Grass needs to grow slightly longer in the hottest summer months to provide shade for its roots and conserve moisture in the soil. Be careful not to cut more than about 1/3 of the blade at a time, as this can cause structural damage to the grass that inhibits growth.
Make sure you give your lawn mower a checkup before bringing it out of winter hibernation. Dull blades should be sharpened, tires should be inflated and there should be a sufficient amount of oil in the motor.
- Prune trees and shrubs.Trim dead and excess growth off of trees and shrubs in your yard. Pruning promotes healthy growth by eliminating parts of the shrub that are dead, infested with harmful insects or damaged by weather. It also allows you to shape the growth of the tree or shrub, resulting in a more aesthetic appearance.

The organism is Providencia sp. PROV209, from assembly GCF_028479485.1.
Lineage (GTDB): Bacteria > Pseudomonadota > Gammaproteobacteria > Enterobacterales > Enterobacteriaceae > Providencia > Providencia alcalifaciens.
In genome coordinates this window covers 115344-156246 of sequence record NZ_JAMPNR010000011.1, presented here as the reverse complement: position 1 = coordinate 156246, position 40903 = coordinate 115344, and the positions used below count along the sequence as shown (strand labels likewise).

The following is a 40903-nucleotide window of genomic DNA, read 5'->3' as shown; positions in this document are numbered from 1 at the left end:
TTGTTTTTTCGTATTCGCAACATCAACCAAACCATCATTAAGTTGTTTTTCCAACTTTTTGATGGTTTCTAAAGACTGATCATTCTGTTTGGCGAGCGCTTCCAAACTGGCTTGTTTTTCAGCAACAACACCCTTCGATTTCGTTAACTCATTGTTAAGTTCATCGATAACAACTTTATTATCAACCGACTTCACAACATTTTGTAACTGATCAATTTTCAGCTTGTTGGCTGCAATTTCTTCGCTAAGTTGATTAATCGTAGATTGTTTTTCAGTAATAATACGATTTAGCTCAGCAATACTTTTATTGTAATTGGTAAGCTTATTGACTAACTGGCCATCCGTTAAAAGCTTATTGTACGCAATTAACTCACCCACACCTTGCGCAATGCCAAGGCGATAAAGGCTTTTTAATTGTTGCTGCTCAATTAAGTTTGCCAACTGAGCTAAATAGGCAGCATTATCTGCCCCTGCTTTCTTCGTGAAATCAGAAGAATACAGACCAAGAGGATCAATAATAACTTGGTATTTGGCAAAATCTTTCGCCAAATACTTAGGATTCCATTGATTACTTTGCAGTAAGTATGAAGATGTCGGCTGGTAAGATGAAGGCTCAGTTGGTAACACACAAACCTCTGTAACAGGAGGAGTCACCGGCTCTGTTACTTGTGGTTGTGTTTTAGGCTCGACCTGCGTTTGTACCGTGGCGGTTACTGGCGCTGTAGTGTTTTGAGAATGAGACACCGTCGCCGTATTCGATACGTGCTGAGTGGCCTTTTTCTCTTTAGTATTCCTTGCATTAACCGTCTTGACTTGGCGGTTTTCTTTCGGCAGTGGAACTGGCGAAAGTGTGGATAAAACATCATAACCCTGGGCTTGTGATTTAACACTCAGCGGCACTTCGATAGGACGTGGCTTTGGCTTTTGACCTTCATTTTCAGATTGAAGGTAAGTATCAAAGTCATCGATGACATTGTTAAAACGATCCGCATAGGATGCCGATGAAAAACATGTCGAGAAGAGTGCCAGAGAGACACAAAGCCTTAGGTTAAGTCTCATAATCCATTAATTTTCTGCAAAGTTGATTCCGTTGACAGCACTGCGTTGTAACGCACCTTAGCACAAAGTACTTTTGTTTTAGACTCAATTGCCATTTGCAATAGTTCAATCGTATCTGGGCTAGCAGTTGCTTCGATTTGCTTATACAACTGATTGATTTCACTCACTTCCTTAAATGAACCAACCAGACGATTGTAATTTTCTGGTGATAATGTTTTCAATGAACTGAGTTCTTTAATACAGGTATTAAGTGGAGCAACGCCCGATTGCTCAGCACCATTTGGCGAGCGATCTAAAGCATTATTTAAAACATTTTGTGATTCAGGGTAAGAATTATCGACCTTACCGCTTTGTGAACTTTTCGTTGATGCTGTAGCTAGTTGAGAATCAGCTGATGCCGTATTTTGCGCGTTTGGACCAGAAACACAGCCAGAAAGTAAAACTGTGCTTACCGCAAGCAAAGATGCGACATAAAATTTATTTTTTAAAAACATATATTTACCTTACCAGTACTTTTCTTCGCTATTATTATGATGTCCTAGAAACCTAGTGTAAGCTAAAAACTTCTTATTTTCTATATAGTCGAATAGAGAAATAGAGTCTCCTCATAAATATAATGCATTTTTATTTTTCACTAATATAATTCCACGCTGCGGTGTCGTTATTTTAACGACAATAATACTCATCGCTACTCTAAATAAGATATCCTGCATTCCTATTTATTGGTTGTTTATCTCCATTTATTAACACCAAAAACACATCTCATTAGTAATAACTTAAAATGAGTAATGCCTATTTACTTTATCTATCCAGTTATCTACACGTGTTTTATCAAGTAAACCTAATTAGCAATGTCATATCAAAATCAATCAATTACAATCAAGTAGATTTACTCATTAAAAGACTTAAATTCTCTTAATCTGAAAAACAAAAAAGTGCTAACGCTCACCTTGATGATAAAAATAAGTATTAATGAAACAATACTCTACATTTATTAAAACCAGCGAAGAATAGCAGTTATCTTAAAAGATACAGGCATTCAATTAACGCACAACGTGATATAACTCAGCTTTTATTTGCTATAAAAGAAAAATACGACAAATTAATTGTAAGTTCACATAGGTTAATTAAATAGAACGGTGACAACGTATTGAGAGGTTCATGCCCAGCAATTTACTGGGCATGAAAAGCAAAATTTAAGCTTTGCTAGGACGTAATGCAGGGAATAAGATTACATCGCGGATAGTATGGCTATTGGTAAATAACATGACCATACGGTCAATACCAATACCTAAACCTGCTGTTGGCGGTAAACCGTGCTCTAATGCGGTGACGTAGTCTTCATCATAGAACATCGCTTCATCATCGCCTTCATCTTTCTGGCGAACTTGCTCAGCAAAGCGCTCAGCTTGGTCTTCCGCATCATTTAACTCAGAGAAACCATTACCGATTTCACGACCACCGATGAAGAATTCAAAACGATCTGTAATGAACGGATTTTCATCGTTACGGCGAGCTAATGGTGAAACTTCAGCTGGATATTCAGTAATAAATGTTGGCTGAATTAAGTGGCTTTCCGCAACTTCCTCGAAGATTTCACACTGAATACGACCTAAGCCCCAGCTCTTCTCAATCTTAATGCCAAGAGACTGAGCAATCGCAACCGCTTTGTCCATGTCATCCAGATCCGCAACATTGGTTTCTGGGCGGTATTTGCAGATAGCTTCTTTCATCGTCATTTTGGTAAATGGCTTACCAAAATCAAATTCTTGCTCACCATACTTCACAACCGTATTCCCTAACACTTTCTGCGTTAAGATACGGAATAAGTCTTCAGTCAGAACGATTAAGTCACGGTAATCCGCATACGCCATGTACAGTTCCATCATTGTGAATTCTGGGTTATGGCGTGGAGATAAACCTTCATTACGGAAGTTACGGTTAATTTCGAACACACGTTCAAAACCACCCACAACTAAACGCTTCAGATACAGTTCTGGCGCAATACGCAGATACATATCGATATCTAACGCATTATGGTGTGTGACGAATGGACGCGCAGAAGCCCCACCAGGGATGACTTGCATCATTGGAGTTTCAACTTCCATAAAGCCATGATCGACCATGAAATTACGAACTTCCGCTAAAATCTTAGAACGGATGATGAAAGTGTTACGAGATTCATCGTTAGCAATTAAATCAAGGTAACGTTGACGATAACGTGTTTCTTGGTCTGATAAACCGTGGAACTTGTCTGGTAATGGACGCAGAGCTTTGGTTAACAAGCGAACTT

Look for dead and damaged limbs to prune first. These will usually be identifiable by their colorless appearance and lack of living thriving foliage. At best, dead limbs are an eyesore; at worst, disease can spread to the rest of the shrub.
Always remove any tree limbs that extend precariously over driveways, walkways or any place in that yard where people tend to gather. These can be become a hazard if they fall.
- Set up a sprinkler system for consistent watering.Your grass and plants need copious amounts of water to survive in the dry summer heat. Even in areas that receive a lot of rainfall, natural moisture might not be enough to keep your greenery healthy on its own. Set up a sprinkler system to run every 24 hours to ensure that your lawn and surrounding plants are being effectively irrigated.